2. Configure your Products
    Go back to the HOME screen and tap the PRODUCT SETUP button. On this screen, you will set your target application rate.Tap the TARGET RATE box and type in your target application rate. It will automatically save when you leave the screen.

    If you are running dual products, enable the second product by tapping the on-screen toggle switch. You can then set the target application rate for your second product as well.

  3. Assign Modules to the second product (if applicable)
    Now that the second product is turned on, go back to the MODULE SETUP screen. You will see a new button named MODULE ASSIGNMENT on the right side of the screen. Tap it.Once there, you can assign which FlowBoards are assigned to which product. Just tap the on-screen toggle to switch between product 1 and product 2.

Step 9: install the motor controller (optional)

Many customers love adding a BENCO Motor Controller to the mix when they get OnSite FMS. If you are running an electric pump, it allows very fine grain control over system pressure (and therefor application rates) right from your cab. Motor Controllers are an very inexpensive way to add a lot of control to your liquid application on your planter.   

  1. Mount the BENCO Motor Control box where it’s convenient. 

    Bolt the control box where it is easy to adjust. Usually our customers mount them near the OnSite FMS screen so they can see in real time how slight adjustments are affecting the system’s application rates.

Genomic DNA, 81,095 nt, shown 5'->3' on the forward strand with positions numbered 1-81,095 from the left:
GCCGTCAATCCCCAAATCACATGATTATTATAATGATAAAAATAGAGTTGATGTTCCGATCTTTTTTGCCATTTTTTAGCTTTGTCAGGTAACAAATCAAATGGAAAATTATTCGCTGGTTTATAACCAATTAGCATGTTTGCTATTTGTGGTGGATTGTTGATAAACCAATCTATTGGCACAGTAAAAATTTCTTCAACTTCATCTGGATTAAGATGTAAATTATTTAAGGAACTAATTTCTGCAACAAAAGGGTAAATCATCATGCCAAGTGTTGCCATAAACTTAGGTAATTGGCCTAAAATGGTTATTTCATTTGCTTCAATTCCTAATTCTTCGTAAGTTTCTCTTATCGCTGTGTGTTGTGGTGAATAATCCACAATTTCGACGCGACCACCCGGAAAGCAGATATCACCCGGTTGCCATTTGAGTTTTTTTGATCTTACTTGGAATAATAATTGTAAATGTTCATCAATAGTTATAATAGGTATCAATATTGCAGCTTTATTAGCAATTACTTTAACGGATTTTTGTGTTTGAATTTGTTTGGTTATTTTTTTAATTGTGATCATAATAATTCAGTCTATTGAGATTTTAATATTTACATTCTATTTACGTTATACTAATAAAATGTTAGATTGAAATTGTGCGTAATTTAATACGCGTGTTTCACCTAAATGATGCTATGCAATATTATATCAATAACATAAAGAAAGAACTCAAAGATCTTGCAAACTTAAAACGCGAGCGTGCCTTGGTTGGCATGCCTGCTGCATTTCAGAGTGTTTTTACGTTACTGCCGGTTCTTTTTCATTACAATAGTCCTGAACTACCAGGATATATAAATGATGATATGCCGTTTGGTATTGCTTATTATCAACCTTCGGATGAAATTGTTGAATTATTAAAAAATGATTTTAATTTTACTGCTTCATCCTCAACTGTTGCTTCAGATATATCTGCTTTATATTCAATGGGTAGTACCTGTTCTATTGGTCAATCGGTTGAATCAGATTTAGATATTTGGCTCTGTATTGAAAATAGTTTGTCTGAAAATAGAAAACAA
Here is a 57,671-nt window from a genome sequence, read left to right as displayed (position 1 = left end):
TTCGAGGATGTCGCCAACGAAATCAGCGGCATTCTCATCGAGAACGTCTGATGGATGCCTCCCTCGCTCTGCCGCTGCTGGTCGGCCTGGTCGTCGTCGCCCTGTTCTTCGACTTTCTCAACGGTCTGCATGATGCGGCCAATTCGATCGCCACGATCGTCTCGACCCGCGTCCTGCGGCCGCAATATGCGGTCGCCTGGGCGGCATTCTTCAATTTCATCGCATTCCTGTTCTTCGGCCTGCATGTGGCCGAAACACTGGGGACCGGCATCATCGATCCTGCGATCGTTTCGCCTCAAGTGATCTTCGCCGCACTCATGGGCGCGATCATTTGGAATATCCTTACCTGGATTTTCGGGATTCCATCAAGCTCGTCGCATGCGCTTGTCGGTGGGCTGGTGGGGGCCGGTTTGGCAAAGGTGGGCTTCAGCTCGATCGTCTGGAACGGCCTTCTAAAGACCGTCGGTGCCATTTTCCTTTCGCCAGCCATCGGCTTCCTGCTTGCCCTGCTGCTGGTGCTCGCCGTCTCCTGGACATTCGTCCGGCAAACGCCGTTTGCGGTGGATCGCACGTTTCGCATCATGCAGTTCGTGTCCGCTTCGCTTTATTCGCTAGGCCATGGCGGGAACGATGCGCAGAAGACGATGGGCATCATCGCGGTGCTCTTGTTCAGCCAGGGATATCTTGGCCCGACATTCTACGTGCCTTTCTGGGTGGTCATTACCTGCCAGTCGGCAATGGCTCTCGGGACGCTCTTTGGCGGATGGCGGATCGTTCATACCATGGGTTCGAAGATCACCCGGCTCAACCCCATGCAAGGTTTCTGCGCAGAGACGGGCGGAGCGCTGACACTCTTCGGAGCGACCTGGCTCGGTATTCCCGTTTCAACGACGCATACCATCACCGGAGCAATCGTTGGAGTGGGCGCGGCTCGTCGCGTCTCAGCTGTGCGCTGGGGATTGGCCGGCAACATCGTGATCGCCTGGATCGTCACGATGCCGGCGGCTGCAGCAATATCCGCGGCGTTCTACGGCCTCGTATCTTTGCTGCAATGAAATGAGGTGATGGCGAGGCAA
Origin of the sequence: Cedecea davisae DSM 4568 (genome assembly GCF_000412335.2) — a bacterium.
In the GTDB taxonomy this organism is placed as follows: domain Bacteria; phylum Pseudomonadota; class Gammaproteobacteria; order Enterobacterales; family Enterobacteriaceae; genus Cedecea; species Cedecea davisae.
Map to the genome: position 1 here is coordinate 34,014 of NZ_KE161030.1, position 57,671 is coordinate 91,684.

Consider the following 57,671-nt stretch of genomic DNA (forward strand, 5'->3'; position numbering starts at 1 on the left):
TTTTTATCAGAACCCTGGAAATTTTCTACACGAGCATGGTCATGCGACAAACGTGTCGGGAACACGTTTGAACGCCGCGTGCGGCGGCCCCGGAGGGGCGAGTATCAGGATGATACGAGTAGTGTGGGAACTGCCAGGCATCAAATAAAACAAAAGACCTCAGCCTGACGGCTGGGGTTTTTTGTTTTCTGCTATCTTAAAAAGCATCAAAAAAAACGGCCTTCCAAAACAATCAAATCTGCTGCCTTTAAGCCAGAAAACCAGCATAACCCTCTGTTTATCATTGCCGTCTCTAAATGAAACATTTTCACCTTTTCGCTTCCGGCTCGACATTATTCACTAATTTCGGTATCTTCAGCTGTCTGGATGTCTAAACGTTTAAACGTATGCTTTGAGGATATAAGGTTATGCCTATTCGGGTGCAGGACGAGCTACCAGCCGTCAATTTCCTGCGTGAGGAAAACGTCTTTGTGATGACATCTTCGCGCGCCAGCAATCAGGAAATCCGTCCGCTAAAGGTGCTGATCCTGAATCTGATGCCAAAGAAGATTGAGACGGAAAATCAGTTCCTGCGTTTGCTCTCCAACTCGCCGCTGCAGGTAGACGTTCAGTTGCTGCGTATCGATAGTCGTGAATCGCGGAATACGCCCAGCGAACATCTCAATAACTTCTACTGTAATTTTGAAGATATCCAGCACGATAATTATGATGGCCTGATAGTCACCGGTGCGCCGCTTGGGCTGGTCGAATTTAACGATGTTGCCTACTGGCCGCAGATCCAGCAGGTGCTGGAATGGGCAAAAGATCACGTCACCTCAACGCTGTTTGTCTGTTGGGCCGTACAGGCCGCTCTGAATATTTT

2. Hook up the power (red & black wires)
    It doesn’t really matter where the power comes from as long as you are connected to at least a 30Amp circuit. We generally recommend you hook the system directly to the battery. You’ll be powering your pump off of this, so you need plenty of juice to make sure it runs flawlessly. 

  3. Run power to the pump (green & white wires)
    The green and white wires will run to the power terminals on the pump itself. Green is ground. White is positive.  Extension cables are available if you need them. 
  4. That’s it! Turn on the system and rotate the knob.
    You should hear your pump speed up and slow down. You can really see the effectiveness of a BENCO motor controller when it’s hooked up to an OnSite Flow Monitoring System. 

That's it!

Go out and get planting.